Other tips for senior cats

Overgrown cat claws are common in older cats, and at its worst can lead to paw pad trauma as the overgrown claw curls into the pad. Onychauxis is a thickening of the claw associated with age, reduced exercise and grooming in senior cats exacerbate the problem. A cat is considered senior from 10-12 years of age, which is 57-65 in human years. Visits to the veterinarian should increase to every six months, even if your cat appears in good health. This can help to pick up any diseases which are known to affect older cats early.

Common age-related diseases in senior cats:

  • Diabetes
  • Kidney disease
  • Hyperthyroidism
  • Arthritis
  • Senility
  • Gum disease
  • Cancer
  • Vision and hearing can also decline as your cat ages
  • Constipation

Many of these can be managed easily, especially if caught in the early stages which is why cats need to have baseline tests which include complete blood count, biochemical profile and urinalysis to evaluate the overall health of the cat.

Between veterinary visits, pet owners are encouraged to perform a monthly home examination if the cat is willing, which includes checking for lumps and bumps, evaluating the teeth and mucous membranes and watching for any changes which can include increased or decreased appetite, drinking and urinating more, and weight loss or gain.

How to handle cat ingrown claws

Ingrown claws most commonly occur when it isn’t naturally wearing down with activities. However, a malformed toe or misaligned claw can lead to a twisted claw, which can become ingrown.

Ingrown claws can cause the following symptoms:

  • Swelling
  • Chewing, biting, or licking the toe
  • Sensitivity to touch
  • Limping
  • Bleeding

The treatment would depend on how far the claw has progressed and the severity of the wound. It’s usually best to reach out to a veterinarian because of the risk of infection. The vet will examine and clip the ingrown claw, cleaning out any wounds on the footpad. Additionally, the vet can prescribe antibiotics to prevent infection.

The best way to prevent ingrown claws is to provide plenty of surfaces for your feline friend to scratch.

 

What causes overgrown claws?

Poor Circulation

A cat’s claws has a blood supply near the end. If your cat’s claws are overgrown, poor circulation can cause it. Poor circulation is a symptom of another underlying issue, such as thyroid disease, high blood pressure, and anemia. These issues can be severe, which is why it would be best to take your cat to the veterinarian for treatment. Thyroid disease can affect the hormone levels in your feline. Additionally, poor circulation is a common symptom of heart disease, which needs to be treated immediately.

Symptoms of poor circulation include cold extremities, bluish footpads or claw beds, or greyish mouth. These can be easy to miss since it requires close contact or specifically looking at the issue areas.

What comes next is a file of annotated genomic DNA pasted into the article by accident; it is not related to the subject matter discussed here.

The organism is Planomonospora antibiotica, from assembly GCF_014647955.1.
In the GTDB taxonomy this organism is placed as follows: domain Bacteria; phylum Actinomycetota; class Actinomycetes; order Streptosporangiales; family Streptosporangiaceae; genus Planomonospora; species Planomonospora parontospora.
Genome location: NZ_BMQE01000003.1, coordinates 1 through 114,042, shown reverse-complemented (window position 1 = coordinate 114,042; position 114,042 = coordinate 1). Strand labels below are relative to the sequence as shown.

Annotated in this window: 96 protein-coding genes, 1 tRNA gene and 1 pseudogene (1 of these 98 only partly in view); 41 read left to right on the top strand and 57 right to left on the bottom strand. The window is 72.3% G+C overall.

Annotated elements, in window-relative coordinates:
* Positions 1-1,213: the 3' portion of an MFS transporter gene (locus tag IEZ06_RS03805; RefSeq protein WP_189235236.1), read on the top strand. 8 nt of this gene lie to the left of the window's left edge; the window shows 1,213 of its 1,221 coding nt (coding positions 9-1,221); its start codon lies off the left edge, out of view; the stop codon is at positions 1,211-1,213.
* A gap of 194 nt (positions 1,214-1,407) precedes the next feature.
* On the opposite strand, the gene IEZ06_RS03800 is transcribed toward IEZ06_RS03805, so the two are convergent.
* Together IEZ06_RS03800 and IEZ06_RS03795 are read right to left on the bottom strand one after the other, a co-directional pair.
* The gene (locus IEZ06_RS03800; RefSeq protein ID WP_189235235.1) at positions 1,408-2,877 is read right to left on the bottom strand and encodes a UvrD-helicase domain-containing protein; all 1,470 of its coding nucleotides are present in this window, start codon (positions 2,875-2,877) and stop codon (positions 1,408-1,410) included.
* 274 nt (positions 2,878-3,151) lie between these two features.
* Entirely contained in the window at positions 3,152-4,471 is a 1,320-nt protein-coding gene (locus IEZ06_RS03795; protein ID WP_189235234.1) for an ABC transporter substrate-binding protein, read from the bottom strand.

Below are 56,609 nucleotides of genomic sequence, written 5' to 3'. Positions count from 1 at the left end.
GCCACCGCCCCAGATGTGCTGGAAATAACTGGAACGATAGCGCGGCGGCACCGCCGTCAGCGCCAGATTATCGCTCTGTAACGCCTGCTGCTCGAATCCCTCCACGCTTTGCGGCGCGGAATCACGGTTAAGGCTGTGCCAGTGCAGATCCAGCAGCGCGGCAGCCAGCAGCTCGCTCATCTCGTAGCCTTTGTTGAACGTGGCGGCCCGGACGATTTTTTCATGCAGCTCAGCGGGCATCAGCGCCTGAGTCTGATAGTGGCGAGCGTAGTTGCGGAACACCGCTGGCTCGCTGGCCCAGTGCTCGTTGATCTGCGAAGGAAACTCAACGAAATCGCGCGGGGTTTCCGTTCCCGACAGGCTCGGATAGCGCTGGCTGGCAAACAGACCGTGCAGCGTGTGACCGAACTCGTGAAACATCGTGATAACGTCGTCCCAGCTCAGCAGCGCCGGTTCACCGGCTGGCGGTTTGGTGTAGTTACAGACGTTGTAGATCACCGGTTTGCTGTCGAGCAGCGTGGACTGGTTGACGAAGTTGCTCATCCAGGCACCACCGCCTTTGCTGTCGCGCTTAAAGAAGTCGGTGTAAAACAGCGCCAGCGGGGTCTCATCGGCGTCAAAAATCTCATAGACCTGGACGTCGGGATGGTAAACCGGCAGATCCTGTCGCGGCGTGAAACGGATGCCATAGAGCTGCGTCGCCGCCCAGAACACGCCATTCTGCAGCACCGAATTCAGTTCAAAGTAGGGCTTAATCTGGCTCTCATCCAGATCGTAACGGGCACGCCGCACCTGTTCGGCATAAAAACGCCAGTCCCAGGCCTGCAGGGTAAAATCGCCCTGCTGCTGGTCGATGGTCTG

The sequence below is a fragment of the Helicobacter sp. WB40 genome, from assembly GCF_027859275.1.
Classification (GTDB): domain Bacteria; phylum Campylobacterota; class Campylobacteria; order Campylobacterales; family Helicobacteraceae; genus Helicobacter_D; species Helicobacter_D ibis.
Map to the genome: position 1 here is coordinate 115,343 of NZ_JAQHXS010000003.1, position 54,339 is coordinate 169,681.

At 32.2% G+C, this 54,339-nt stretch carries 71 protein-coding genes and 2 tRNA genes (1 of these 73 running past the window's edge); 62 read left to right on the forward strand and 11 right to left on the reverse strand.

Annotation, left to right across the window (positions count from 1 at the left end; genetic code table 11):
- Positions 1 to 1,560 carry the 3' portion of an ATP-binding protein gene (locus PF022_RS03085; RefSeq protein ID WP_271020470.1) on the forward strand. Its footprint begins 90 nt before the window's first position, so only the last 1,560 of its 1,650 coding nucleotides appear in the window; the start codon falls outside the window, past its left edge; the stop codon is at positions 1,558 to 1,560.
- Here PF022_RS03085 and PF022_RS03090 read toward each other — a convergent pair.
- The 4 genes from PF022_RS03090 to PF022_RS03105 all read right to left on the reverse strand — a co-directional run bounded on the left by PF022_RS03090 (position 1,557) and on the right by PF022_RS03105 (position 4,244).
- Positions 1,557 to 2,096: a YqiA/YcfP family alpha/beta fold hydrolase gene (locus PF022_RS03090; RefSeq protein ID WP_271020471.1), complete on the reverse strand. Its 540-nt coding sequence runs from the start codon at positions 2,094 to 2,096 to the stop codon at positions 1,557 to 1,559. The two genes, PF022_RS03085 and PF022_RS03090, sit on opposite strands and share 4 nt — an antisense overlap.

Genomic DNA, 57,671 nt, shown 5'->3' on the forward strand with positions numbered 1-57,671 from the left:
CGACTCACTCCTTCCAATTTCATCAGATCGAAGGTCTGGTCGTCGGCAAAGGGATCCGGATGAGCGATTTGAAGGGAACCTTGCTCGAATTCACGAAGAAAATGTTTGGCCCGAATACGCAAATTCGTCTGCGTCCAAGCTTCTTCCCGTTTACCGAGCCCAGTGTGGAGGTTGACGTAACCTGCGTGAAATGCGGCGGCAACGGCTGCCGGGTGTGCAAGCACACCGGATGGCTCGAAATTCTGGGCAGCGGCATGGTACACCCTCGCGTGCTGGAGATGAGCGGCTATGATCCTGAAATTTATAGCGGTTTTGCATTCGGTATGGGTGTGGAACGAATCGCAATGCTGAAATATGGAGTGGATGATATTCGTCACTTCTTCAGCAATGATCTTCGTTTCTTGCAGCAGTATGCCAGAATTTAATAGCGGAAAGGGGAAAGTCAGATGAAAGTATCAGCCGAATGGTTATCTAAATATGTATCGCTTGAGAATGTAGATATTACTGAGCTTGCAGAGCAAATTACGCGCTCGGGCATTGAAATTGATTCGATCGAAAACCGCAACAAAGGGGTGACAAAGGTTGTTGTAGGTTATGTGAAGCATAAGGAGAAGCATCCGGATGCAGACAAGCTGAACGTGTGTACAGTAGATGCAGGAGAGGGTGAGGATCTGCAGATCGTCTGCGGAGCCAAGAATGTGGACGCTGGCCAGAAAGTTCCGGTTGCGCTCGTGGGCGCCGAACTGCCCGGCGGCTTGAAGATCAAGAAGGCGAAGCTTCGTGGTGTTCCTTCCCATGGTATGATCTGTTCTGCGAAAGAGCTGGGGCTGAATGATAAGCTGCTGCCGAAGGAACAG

Cats with poor circulation are often uncomfortable because blood often reaches the extremities last to ensure proper blood flow of the organs. It can cause decreased sensation, which increases their risk of not healing properly or knowing they are injured.

If your vet suspects poor circulation, they will conduct blood tests, scans, and a physical examination to determine the cause. For heart or thyroid issues, the most common route is medication to manage the symptoms.

Bacterial or Fungal Infections

This is an example of it’s hard to know what came first: the chicken or the egg. Overgrown claws can cause infections, but infections can affect claw growth. However, bacterial or fungal infections are closely associated with overgrown claws.

Bacterial infections can produce the following symptoms:

  • Fever
  • Diarrhea
  • Nausea
  • Vomiting
  • Lack of appetite
  • Lesions and wounds

Fungal infections can produce the following symptoms:

  • Bloody discharge from nose
  • Sneezing
  • Swelling under nose
  • Cough
  • Anemia
  • Cysts

The veterinarian will pinpoint specific symptoms to determine whether a fungal or bacterial infection is more likely. They will conduct blood tests and an examination to determine white blood cell levels and other issues. If your vet suspects an infection, they can treat it with oral medications or topical ointments. Additionally, your vet may treat the claw issue while in the office.

Trauma

If your cat has an overgrown claw, it may have experienced trauma to the area. Humans injure our claw all the time: shutting them indoors, dropping something on them, and more. However, trauma to a cat’s claw is more serious because it is connected to the bone. If it experiences trauma, the claw may grow deformed or misaligned.